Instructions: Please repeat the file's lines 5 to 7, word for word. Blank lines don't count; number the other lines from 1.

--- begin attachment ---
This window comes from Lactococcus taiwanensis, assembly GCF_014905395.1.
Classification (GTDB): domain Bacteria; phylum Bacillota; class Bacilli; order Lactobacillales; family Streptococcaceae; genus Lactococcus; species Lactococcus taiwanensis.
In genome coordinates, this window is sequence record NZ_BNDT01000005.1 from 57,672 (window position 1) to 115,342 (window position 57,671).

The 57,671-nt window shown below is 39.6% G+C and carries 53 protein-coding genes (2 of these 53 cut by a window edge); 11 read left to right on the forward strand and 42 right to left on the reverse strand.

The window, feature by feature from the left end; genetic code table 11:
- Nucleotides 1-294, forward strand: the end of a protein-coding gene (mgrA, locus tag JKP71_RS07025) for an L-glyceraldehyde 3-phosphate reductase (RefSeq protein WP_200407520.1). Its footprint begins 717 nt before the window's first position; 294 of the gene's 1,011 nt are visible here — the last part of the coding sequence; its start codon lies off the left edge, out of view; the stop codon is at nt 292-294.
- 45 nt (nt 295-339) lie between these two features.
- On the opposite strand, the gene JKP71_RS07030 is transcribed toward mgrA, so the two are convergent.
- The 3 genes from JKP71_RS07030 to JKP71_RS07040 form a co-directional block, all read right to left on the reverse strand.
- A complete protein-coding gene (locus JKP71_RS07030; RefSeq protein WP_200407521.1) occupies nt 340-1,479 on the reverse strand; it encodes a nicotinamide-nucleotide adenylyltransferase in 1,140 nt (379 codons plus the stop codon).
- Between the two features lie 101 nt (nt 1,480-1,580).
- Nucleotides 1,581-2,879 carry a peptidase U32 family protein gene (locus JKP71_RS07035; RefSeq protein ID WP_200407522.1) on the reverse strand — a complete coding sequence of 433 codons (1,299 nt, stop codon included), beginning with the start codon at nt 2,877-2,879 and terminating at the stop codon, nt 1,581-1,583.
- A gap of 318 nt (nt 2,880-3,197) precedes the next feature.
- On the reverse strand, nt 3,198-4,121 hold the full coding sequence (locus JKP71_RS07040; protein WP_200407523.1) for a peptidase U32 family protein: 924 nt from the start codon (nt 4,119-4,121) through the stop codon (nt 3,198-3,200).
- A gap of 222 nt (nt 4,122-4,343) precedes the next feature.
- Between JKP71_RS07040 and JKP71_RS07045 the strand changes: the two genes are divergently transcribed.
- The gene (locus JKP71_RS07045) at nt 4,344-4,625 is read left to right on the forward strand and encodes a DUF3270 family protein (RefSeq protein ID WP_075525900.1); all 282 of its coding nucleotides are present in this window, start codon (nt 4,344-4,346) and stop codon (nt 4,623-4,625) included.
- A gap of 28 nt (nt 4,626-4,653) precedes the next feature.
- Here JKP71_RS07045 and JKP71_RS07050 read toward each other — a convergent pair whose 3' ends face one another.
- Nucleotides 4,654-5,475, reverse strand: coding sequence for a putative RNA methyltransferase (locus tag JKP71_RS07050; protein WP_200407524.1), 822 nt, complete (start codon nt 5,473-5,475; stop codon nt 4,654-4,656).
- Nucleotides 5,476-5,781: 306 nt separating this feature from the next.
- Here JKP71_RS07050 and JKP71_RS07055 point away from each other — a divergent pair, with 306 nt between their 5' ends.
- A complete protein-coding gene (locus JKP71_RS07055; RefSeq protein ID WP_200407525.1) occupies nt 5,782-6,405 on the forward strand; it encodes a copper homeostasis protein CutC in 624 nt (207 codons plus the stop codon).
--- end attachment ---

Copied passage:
The window, feature by feature from the left end; genetic code table 11:
- Nucleotides 1-294, forward strand: the end of a protein-coding gene (mgrA, locus tag JKP71_RS07025) for an L-glyceraldehyde 3-phosphate reductase (RefSeq protein WP_200407520.1). Its footprint begins 717 nt before the window's first position; 294 of the gene's 1,011 nt are visible here — the last part of the coding sequence; its start codon lies off the left edge, out of view; the stop codon is at nt 292-294.
- 45 nt (nt 295-339) lie between these two features.